This comes as the US sees a decline in Covid-19 vaccinations and the seven-day average of newly administered doses has fallen below 1 million per day for the first time since January. This is because most who want the vaccine have already accessed it, putting the US in the “slog phase” of the campaign, CDC Director Dr. Tom Frieden told CNN.

Third wave is threatening Africa, warns WHO

A rise in cases in many parts of Africa could lead to a third wave, the WHO warned Thursday, as the pandemic has trended upwards in 14 countries on the continent in the past week alone, including South Africa, Uganda, Angola and Namibia.

Many African nations have been hampered by a lack of access to Covid-19 vaccines, and their health infrastructure is ill-equipped to handle a surge, the WHO warned. Nearly 20 African countries have used up three-quarters of their shots, and of the 50 African countries to receive vaccines, only 2% of their populations have received a first dose.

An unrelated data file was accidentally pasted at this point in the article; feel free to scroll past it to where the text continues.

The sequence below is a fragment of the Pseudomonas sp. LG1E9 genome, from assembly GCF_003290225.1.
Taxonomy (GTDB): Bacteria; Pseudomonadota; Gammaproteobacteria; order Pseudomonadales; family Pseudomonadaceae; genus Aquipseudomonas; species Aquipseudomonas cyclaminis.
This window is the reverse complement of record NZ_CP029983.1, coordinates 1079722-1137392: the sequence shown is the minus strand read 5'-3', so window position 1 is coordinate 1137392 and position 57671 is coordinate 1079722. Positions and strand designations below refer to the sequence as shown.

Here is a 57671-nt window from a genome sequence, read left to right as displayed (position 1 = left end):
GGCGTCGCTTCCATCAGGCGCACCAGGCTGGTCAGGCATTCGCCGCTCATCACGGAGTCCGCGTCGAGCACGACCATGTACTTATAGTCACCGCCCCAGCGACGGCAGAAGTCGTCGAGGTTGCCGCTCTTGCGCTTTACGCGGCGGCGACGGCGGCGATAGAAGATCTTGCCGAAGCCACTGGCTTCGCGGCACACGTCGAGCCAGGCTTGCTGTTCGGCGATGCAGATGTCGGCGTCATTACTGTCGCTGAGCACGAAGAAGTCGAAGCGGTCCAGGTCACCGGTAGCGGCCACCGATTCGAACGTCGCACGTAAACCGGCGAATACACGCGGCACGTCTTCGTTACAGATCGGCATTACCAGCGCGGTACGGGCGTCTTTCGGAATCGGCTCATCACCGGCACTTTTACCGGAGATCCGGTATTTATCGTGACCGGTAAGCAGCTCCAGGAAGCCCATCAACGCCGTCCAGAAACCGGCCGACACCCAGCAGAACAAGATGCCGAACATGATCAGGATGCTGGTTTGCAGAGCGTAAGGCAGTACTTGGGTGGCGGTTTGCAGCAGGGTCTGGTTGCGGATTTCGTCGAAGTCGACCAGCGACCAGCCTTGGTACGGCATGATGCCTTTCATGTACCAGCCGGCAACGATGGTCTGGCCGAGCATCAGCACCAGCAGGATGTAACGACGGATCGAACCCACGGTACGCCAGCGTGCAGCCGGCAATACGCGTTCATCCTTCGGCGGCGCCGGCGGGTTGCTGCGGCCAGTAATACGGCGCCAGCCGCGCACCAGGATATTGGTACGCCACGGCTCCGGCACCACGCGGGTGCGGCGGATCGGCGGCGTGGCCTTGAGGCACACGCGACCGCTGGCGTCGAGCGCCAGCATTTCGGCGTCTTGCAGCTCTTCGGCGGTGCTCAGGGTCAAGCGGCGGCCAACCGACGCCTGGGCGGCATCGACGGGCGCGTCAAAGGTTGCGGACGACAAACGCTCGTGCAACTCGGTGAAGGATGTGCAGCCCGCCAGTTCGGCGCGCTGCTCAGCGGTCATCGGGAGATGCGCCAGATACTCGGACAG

“The threat of a third wave in Africa is real and rising. Our priority is clear — it’s crucial that we swiftly get vaccines into the arms of Africans at high risk of falling seriously ill and dying of Covid-19,” Dr. Matshidiso Moeti, WHO’s regional director for Africa, said in a statement.

Variant identified in India now Britain’s most dominant strain

The “Delta” coronavirus variant, first identified in India, is now the dominant strain in the UK, Public Health England (PHE) said Thursday, adding that early evidence suggests it may be more transmissible and could cause an increased risk of hospitalization.